Credit: News 12 Westchester

GREENBURGH, N.Y. – Joakim Noah wants to redeem himself and prove he was worth the $72 million former Knicks president Phil Jackson paid him last summer.

It won’t happen right away, if at all, though since he’s still recovering from offseason shoulder surgery and must served the remaining 12 games his 20-game suspension for violating the terms of the league’s anti-drug policy. The Knicks also have four serviceable centers on the roster.

Noah, 32, returns to a team that looks far different than the one he joined. He came to the Knicks because of his relationship with Jackson and Derrick Rose, who was acquired in June of 2016, and to play with Carmelo Anthony. Noah was expected to be the defensive anchor of a mostly veteran group. He averaged 5.0 points and 8.8 rebounds in 46 games.

Now Jackson, Rose and Anthony are gone, and the Knicks are in rebuilding mode, planning to grow their young players. But Noah said he’s focusing on himself and proving his worth.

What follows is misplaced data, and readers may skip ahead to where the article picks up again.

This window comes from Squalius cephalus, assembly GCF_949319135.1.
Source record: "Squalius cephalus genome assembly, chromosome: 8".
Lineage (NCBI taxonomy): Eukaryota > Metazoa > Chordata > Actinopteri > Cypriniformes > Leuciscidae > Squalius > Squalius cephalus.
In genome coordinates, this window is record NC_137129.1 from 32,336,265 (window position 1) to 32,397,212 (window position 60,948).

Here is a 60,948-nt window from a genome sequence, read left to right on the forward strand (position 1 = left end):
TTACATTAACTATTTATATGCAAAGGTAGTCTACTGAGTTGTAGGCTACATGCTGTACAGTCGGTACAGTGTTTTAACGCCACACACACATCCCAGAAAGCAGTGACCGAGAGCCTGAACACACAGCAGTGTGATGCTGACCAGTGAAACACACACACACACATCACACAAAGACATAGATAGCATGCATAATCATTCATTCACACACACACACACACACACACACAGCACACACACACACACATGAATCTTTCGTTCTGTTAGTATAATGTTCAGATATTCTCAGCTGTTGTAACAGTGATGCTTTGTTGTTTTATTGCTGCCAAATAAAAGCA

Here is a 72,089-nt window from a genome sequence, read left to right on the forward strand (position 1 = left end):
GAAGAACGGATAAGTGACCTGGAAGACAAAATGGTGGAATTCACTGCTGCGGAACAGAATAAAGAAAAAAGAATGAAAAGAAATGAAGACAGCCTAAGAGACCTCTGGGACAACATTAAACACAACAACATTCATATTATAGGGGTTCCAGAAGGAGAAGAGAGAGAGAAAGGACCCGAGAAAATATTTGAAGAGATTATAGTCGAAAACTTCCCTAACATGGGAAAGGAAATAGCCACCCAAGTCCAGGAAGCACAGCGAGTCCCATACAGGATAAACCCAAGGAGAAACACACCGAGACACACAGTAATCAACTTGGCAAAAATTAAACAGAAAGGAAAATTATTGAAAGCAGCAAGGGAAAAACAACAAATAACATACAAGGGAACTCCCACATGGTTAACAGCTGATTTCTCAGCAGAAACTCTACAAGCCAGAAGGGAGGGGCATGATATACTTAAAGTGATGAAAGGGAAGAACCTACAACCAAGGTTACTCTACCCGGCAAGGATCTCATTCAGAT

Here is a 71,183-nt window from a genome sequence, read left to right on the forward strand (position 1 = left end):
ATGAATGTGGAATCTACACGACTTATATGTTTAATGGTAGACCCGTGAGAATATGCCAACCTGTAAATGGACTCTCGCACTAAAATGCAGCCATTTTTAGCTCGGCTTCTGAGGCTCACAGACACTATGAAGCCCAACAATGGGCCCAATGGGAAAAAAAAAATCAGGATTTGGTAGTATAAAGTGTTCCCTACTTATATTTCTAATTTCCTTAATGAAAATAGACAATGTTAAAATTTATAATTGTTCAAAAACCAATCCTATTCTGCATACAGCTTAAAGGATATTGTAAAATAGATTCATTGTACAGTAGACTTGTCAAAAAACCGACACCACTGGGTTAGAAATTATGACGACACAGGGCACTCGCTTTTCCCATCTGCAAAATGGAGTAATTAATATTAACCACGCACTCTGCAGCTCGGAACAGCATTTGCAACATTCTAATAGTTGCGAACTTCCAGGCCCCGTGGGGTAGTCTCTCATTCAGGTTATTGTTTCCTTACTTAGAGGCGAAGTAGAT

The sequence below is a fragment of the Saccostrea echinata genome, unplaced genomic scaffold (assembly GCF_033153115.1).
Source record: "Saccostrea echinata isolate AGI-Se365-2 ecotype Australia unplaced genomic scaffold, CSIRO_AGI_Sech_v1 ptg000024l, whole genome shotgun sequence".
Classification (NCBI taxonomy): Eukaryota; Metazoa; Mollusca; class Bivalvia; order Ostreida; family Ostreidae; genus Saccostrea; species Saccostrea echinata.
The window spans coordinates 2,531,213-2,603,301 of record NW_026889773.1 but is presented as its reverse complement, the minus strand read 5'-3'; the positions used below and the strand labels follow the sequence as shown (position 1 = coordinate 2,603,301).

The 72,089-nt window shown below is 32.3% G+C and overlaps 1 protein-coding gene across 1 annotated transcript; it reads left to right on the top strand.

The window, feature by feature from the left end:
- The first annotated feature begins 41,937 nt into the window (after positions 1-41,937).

“I’m in a position where I had a really rough year last year,” Noah said during Media Day on Monday. “I’m coming off injuries. And I just want to redeem myself for myself more than anybody else. Look, I got paid a lot money to be here and I just want to be at peace with that.”

Injuries have limited Noah the past three seasons. He had hamstring, knee and shoulder issues last season. Noah had his left knee scoped in February, and two months later underwent surgery to repair his right rotator cuff. He said he’s feeling good and wants to see how his body reacts in training camp.

Noah, a former Defensive Player of the Year, might have some difficulties getting into the Knicks’ big man rotation.

Willy Hernangomez is projected as the starting center with newly acquired Enes Kanter and Kyle O’Quinn as the backups. Kristaps Porzingis also could play center. Noah’s contract makes him virtually immovable.

If Noah can come back healthy and contribute defensively and as a leader, he could be an asset for the Knicks. He sounds ready for the challenge.

“I feel like I’m working really hard,” Noah said. “More than showing anybody, it’s more for myself. I want to get back on the court. I’m coming off two tough surgeries, it’s tough. I’m climbing a tough mountain right now but I’m excited. I trained my [expletive] off this summer, and camp starts tomorrow.”